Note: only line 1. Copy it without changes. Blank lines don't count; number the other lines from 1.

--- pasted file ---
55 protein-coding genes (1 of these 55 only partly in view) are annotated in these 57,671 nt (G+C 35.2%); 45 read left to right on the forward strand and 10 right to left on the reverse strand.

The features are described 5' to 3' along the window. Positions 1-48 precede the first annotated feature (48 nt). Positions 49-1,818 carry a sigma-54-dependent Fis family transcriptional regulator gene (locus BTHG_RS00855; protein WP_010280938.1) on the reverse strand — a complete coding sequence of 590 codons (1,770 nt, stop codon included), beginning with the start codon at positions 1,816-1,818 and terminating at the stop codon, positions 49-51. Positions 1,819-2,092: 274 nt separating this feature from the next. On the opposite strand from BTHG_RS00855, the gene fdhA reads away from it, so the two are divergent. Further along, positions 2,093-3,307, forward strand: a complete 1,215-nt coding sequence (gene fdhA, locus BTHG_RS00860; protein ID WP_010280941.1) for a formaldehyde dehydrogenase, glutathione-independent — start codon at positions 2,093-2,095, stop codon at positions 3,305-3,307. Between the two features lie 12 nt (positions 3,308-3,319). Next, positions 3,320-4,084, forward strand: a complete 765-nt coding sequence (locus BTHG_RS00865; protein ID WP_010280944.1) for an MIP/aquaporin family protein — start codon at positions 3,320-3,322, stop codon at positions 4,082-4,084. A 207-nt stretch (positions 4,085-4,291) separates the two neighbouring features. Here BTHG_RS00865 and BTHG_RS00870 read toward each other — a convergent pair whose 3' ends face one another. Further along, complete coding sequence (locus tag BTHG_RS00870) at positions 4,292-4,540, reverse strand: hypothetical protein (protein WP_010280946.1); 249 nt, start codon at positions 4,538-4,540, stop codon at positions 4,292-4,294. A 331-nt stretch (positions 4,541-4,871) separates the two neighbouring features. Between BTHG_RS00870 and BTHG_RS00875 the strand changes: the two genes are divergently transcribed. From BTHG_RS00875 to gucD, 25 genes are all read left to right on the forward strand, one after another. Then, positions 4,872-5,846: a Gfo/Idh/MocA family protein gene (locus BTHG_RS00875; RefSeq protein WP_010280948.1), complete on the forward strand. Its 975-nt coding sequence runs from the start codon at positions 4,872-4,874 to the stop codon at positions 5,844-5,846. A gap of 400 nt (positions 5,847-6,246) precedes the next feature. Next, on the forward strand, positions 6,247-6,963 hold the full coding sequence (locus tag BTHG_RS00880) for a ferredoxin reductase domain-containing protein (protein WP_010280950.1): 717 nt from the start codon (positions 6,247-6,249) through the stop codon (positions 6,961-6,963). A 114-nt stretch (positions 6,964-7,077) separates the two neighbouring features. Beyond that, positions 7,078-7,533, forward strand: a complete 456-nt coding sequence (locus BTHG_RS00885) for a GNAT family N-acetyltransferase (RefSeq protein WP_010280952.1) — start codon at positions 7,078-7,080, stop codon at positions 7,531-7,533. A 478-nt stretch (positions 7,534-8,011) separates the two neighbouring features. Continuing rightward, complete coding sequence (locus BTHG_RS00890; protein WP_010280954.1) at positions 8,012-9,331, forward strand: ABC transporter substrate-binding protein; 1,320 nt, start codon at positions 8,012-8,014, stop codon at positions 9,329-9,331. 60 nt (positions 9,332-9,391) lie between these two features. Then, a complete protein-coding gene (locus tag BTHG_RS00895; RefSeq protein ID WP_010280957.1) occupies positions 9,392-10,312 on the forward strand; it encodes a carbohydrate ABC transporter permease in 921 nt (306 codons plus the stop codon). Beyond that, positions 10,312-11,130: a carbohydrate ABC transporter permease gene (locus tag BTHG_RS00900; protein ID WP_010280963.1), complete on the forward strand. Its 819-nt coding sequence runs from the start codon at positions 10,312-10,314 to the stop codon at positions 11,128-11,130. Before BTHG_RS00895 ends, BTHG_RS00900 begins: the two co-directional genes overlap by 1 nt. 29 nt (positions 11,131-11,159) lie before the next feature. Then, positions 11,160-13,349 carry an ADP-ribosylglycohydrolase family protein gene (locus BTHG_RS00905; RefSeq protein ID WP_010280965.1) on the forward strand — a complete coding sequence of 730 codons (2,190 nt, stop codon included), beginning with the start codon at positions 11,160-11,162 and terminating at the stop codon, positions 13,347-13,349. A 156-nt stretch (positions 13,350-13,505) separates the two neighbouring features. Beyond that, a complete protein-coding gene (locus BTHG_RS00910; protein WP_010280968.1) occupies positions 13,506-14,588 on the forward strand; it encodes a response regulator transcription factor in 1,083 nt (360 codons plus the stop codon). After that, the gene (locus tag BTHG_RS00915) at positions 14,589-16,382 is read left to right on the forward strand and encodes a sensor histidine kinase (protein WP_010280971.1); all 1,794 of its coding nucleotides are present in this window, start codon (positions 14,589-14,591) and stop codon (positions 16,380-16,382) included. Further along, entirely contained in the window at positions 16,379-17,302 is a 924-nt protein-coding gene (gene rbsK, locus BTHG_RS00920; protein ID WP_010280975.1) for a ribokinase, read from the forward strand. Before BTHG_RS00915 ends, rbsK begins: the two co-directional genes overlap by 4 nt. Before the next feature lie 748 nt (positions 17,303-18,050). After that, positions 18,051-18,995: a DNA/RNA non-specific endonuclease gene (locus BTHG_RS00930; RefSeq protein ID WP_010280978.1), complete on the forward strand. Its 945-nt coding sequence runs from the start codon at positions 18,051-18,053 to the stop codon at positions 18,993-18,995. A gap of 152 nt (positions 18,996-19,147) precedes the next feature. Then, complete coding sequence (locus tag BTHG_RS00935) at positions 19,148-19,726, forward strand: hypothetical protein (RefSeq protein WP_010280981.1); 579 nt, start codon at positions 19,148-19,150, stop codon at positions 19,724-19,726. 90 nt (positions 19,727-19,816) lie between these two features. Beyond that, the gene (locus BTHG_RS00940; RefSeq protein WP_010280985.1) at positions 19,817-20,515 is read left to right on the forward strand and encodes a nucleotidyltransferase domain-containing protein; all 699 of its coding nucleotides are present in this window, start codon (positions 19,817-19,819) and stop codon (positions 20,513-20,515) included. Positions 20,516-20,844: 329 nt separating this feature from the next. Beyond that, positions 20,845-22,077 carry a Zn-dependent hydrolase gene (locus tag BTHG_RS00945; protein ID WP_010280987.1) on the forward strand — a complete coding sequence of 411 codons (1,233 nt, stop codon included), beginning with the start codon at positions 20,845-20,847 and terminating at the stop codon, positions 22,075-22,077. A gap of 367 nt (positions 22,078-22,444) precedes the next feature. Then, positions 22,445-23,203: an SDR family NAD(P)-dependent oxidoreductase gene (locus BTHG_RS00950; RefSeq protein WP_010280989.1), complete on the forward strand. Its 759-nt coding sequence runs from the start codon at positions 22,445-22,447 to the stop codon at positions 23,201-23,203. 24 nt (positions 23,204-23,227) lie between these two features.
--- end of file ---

55 protein-coding genes (1 of these 55 only partly in view) are annotated in these 57,671 nt (G+C 35.2%); 45 read left to right on the forward strand and 10 right to left on the reverse strand.